3. Structure and Function of Gelatinases

MMP-2 (gelatinase A, 72 kDa type IV collagenase) is a matrix metalloproteinase which was first described and purified from highly metastatic murine tumors [17, 18] and cultured human melanoma cells [19]. MMP-2 is abundantly expressed in fibroblasts, endothelial, and epithelial cells [2022] and it is secreted as proenzyme and activated at the cell surface. Its activation is mediated by the membrane-type metalloproteinase-1 (MT-MMP 1) [23, 24]. MMP-2 activation involves tissue inhibitor of MMP (TIMP)-2 as a bridging molecule between MT-MMP 1 and pro-MMP-2. Thus, net activity of MT-MMP 1 and MMP-2 depends on TIMP-2 concentration [25].

MMP-2 participates in ECM degradation with a wide range of substrates. Indeed, it is able to degrade type I, IV, V, VII, and X collagens, laminin, elastin, fibronectin, and proteoglycans [2628]. Normal adult articular chondrocytes express significant amount of MMP-2 both in vivo and in vitro suggesting this metalloproteinase is involved in physiological collagen turnover of human adult articular cartilage [29].

MMP-9 (gelatinase B, 92 kDa type IV collagenase) was first purified from human macrophages [20]. Its expression is limited to osteoclasts, macrophages, trophoblasts, hippocampal neurocytes, and migrating keratinocytes [22]. In particular MMP-9 and cathepsin K are considered the most abundant proteases in osteoclasts [30]. MMP-9 is controlled by growth factors, chemokines, and other stimulatory signals [31]. It is secreted as an inactive precursor form named pro-MMP-9 that forms a tight complex with TIMP-1 and TIMP-3. The complex of pro-MMP-9 and TIMP-1 [24, 32], the plasmin, and the complex plasminogen/MMP-3 are activators of pro-MMP-9 [26, 33].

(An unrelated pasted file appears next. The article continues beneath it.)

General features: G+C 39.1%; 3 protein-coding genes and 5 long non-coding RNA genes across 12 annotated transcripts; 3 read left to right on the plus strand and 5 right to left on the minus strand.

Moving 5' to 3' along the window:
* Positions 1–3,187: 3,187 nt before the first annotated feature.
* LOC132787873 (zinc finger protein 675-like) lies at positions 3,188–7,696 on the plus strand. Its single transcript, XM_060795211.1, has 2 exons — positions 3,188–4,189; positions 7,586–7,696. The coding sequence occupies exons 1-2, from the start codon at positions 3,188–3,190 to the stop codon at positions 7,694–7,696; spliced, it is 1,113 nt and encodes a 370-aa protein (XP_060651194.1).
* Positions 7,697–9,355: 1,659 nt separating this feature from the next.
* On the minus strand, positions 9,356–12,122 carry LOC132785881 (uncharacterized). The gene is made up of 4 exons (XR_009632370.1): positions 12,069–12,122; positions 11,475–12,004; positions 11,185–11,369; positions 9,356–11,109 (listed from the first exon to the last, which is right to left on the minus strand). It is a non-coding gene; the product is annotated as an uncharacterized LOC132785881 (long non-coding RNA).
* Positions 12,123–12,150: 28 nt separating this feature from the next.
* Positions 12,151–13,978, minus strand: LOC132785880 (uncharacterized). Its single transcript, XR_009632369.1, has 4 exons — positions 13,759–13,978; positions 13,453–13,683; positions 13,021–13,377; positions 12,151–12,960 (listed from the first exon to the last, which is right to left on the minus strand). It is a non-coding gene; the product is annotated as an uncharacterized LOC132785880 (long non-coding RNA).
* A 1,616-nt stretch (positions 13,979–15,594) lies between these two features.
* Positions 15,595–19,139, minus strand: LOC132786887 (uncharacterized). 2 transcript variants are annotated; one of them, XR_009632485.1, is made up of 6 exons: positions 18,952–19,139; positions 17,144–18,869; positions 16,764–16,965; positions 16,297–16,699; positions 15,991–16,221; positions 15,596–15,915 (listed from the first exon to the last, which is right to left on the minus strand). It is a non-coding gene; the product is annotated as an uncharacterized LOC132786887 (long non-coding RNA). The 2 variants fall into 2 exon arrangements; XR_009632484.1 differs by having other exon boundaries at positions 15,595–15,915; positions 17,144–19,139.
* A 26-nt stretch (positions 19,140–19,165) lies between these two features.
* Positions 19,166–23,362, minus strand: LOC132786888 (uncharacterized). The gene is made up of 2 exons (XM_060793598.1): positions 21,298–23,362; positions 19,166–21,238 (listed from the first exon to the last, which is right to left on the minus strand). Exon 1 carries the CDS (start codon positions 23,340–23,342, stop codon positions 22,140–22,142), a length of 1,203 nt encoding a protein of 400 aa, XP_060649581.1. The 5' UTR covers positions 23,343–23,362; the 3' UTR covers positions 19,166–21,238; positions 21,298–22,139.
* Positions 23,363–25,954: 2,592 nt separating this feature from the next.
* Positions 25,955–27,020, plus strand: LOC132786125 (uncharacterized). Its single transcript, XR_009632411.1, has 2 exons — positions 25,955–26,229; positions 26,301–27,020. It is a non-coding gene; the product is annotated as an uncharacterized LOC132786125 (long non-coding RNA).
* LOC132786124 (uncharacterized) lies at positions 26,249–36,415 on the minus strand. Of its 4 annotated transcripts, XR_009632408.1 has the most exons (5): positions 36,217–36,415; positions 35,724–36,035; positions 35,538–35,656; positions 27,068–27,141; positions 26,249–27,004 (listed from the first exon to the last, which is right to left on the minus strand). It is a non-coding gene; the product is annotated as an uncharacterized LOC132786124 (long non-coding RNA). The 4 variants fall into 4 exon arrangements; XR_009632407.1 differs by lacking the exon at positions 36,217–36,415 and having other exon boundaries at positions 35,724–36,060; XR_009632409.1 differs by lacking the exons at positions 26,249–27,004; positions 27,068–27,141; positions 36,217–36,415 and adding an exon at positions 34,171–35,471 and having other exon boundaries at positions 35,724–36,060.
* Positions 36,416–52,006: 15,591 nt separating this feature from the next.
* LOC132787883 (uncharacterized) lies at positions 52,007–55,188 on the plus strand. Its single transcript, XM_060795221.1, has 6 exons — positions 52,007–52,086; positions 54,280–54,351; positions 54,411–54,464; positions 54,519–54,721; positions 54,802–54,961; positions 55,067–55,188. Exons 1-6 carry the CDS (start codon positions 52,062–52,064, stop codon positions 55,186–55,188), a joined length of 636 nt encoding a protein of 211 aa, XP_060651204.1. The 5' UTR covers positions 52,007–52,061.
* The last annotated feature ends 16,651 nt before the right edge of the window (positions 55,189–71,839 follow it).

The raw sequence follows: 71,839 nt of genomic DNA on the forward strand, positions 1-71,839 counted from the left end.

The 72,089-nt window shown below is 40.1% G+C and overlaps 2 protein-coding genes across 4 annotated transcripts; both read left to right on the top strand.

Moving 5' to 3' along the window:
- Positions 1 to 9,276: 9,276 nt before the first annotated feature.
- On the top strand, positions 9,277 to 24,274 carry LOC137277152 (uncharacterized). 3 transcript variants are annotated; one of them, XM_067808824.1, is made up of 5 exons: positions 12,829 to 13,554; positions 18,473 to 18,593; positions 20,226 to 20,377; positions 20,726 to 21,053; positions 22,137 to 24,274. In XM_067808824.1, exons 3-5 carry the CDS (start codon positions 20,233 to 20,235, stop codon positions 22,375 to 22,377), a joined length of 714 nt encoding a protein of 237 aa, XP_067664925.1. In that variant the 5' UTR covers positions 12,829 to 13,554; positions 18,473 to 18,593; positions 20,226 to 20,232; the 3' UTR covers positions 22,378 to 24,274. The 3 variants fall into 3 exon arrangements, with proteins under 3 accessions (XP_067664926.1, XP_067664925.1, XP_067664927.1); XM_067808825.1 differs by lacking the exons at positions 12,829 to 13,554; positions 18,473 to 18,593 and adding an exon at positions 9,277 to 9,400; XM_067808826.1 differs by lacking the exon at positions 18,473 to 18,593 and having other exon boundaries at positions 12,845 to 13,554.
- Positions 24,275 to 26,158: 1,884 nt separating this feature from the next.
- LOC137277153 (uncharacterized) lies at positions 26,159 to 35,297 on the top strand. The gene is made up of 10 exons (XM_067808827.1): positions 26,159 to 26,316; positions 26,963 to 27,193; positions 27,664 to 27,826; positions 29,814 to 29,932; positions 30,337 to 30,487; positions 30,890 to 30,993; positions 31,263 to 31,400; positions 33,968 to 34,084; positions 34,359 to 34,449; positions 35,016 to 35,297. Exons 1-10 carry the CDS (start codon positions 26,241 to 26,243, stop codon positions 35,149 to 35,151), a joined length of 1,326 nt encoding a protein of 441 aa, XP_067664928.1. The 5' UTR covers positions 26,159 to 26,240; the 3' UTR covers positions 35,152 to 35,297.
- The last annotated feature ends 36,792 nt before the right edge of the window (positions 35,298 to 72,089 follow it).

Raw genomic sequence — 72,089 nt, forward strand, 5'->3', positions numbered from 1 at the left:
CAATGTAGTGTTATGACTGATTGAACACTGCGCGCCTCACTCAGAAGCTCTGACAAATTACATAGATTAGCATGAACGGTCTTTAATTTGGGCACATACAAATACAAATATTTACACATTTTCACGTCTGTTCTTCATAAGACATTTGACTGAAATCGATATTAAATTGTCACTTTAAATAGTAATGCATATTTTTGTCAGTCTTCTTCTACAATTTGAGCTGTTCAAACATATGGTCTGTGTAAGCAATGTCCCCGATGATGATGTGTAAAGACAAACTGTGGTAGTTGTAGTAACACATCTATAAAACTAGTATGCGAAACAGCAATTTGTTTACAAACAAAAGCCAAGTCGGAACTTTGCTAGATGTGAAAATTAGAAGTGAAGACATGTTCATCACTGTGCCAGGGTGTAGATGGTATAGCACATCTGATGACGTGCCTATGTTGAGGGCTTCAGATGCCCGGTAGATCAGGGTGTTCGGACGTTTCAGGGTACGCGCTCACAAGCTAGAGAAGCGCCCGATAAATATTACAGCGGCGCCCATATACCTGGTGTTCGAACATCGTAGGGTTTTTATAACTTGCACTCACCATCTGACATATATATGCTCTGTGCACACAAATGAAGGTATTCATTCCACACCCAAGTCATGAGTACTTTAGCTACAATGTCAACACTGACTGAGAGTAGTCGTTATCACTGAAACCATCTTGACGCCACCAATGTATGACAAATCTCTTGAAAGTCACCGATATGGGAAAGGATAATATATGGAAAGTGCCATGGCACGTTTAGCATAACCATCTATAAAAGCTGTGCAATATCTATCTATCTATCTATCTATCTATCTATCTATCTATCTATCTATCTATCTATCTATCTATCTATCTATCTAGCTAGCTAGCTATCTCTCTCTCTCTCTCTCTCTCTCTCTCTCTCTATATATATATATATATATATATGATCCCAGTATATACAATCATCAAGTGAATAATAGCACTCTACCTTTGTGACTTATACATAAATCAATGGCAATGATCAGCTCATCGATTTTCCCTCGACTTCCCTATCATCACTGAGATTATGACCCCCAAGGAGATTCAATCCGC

Gelatinase B has been shown to dissolve extracellular matrix, initiating and promoting new vessel formation [34]. Furthermore, this enzyme is known to cleave native type IV, V, VII, and X collagens and elastin, as well as the products of collagens types I, II, and III after proteolysis by collagenases (Table 1) [3].

In vivo the MMP-9 is poorly expressed in normal adult chondrocytes suggesting that this gelatinase is hardly involved in physiological collagen turnover [35].

4. Gelatinases in OA

It was demonstrated that the expression of both MMP-2 and MMP-9 is enhanced in osteoarthritic cartilage (Figure 1) [36]. Also the MT-MMP 1, which activates the MMP-2, was found highly expressed in the chondrocytes during OA [37]. Duerr et al.  evaluated the quantitative expression levels and the distribution of MMP-2 and MMP-9 both in normal and osteoarthritic cartilage and in cultured articular chondrocytes [29, 35]. They found that in osteoarthritic cartilage degradation, MMP-9 is expressed at a very much lower level than MMP-2. Accordingly, Wang et al. reported minimal changes in the cartilage expression of MMP-9 in an experimental model of secondary OA [38]. Indeed, this study showed that the experimentally induced cartilage damage led to OA-like lesions with disarrangement of cellular disposition, cell-free areas, coagulation necrosis, pyknotic nuclei, and local loss of extracellular matrix accompanied by absent immunopositive expression of MMP-3, MMP-9, TIMP-1, and aggrecan.